A photographer and ardent abolitionist, John Markillie (1814-1868) lived in a wood frame home at the current site of the Windstream office building parking lot on Main Street. Markillie's home is one of the few documented underground railroad stations in Hudson. Fellow abolitionist Lora Case (1811-1897) named Markillie a stationmaster to whom he often took his "passengers."
"In July 1859 Wm. Folger started from his depot in Ravenna with seven passengers, instead of one, the usual number, aboard his train headed for the next station, which was my log cabin in Streetsboro. They arrived safely Friday at midnight with a cautionary signal that Uncle Sam with the Fugitive Slave Law was on track and to avoid a collision. I waited until Sunday P.M., then I started with them on my train for John Markilie's [sic] station in Hudson and saw them aboard his train for Johnson’s depot in Northfield. Johnson's train carried them safe to Cleveland and from there they went on a boat safe to freedom."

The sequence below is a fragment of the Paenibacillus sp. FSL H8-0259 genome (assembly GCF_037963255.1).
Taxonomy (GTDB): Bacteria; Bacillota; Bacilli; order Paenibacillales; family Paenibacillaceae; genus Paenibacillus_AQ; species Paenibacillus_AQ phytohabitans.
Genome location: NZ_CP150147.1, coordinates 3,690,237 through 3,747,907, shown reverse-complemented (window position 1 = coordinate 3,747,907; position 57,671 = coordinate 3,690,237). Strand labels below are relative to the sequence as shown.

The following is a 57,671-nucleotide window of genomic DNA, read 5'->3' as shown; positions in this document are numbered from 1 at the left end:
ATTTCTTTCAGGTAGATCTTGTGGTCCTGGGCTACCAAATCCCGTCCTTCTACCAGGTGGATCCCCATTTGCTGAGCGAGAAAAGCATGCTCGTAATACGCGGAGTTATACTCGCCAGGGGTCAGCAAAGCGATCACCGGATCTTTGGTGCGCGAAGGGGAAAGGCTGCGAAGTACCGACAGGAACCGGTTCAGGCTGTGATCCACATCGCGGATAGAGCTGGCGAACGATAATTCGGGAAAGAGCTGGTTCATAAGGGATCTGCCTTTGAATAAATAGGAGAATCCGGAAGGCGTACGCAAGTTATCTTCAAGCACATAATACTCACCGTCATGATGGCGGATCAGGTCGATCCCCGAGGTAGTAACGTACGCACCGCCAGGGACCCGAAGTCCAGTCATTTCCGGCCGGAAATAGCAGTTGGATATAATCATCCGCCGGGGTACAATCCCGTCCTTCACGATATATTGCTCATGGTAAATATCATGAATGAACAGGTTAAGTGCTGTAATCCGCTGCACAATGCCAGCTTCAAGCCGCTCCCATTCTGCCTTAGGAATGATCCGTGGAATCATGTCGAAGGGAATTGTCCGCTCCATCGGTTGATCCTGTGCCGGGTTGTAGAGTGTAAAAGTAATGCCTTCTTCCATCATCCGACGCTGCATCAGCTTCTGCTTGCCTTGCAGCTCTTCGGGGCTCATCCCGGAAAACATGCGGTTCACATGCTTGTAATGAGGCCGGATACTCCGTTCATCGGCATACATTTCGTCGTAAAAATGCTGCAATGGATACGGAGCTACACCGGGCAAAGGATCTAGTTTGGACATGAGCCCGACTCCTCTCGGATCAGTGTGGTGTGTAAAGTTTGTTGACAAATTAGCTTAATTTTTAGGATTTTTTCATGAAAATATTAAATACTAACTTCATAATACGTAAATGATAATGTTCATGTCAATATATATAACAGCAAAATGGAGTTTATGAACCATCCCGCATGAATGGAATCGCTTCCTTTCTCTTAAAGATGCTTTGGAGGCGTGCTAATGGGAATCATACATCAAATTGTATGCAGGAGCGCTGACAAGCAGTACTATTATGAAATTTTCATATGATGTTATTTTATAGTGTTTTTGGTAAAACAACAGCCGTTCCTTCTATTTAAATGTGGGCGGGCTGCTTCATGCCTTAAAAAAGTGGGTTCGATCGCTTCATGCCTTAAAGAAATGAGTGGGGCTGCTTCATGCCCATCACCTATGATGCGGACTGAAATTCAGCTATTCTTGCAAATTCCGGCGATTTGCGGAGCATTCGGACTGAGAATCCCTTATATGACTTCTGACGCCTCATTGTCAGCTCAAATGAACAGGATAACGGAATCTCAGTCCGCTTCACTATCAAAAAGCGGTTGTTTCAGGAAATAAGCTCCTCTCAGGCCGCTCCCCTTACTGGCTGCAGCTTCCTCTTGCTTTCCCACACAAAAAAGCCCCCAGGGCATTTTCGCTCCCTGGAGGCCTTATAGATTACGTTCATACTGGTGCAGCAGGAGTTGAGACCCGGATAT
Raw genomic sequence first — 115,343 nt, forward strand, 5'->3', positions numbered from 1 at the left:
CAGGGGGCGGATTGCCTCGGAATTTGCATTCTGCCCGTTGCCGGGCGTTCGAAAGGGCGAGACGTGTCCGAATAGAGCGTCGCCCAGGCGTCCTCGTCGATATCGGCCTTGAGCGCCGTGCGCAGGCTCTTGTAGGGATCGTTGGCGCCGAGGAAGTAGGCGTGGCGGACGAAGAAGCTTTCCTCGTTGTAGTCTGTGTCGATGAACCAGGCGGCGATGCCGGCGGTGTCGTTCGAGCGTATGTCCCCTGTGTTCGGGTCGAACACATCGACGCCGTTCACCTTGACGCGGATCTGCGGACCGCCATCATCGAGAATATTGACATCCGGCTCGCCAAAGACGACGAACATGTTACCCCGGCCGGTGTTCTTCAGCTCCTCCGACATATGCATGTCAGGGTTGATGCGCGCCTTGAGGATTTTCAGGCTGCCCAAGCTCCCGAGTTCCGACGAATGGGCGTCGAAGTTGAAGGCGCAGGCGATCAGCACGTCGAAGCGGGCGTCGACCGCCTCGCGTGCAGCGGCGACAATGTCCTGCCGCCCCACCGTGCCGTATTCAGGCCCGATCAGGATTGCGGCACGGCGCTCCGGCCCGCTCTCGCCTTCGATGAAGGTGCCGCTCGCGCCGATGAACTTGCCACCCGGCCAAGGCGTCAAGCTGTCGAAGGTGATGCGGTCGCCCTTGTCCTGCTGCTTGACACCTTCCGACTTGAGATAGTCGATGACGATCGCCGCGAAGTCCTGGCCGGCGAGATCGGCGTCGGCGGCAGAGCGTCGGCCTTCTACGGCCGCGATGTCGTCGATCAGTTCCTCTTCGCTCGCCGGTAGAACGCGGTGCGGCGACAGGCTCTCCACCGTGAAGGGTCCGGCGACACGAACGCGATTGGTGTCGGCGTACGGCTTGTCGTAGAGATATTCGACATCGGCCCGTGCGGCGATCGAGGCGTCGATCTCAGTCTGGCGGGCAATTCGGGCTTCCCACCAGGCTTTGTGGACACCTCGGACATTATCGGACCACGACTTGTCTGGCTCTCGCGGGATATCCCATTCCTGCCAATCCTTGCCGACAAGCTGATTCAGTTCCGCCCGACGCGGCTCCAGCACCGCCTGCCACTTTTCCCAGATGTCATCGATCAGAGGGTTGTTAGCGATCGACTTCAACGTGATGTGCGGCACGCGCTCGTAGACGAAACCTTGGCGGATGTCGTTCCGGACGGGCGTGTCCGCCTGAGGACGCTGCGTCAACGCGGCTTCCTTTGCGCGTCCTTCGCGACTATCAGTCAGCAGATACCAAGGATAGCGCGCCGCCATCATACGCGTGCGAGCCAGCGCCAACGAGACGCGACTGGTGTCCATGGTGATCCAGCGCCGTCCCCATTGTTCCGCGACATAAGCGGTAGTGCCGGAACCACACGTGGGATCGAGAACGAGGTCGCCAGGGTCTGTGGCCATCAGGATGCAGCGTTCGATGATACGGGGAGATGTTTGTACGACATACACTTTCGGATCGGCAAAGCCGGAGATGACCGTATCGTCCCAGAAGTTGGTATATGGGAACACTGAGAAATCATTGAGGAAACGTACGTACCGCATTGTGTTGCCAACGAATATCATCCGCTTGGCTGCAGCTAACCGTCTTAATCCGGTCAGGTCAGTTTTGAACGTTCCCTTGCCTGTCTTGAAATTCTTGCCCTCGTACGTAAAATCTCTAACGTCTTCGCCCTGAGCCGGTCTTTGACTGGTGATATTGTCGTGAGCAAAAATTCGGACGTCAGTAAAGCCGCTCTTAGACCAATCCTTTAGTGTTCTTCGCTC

Lora Case, Hudson of long ago : progress of Hudson during the past century, personal reminiscences of an aged pioneer : reminiscences, written in 1897.